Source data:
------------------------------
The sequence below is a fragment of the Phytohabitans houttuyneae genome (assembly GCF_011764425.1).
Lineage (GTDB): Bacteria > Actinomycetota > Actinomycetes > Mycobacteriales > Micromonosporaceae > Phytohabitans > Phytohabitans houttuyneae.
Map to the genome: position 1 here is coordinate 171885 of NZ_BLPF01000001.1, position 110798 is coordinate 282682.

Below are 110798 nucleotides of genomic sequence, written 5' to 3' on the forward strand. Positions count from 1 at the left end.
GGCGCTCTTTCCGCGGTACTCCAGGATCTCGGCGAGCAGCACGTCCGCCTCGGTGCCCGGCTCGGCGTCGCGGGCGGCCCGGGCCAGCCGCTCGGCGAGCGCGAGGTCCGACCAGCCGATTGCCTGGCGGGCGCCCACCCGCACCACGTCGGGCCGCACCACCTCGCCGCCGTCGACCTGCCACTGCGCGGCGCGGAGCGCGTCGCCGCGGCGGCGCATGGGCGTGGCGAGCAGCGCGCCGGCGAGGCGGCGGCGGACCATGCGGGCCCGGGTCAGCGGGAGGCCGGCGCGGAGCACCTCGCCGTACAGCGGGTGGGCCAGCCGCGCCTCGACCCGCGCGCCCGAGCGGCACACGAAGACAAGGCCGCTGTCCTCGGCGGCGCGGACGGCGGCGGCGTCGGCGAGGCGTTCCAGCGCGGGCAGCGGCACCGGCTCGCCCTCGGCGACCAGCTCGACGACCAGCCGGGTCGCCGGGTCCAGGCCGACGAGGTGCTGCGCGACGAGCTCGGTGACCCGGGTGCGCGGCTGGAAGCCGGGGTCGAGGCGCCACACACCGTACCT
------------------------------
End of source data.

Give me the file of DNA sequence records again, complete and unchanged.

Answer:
The sequence below is a fragment of the Phytohabitans houttuyneae genome (assembly GCF_011764425.1).
Lineage (GTDB): Bacteria > Actinomycetota > Actinomycetes > Mycobacteriales > Micromonosporaceae > Phytohabitans > Phytohabitans houttuyneae.
Map to the genome: position 1 here is coordinate 171885 of NZ_BLPF01000001.1, position 110798 is coordinate 282682.

Below are 110798 nucleotides of genomic sequence, written 5' to 3' on the forward strand. Positions count from 1 at the left end.
GGCGCTCTTTCCGCGGTACTCCAGGATCTCGGCGAGCAGCACGTCCGCCTCGGTGCCCGGCTCGGCGTCGCGGGCGGCCCGGGCCAGCCGCTCGGCGAGCGCGAGGTCCGACCAGCCGATTGCCTGGCGGGCGCCCACCCGCACCACGTCGGGCCGCACCACCTCGCCGCCGTCGACCTGCCACTGCGCGGCGCGGAGCGCGTCGCCGCGGCGGCGCATGGGCGTGGCGAGCAGCGCGCCGGCGAGGCGGCGGCGGACCATGCGGGCCCGGGTCAGCGGGAGGCCGGCGCGGAGCACCTCGCCGTACAGCGGGTGGGCCAGCCGCGCCTCGACCCGCGCGCCCGAGCGGCACACGAAGACAAGGCCGCTGTCCTCGGCGGCGCGGACGGCGGCGGCGTCGGCGAGGCGTTCCAGCGCGGGCAGCGGCACCGGCTCGCCCTCGGCGACCAGCTCGACGACCAGCCGGGTCGCCGGGTCCAGGCCGACGAGGTGCTGCGCGACGAGCTCGGTGACCCGGGTGCGCGGCTGGAAGCCGGGGTCGAGGCGCCACACACCGTACCT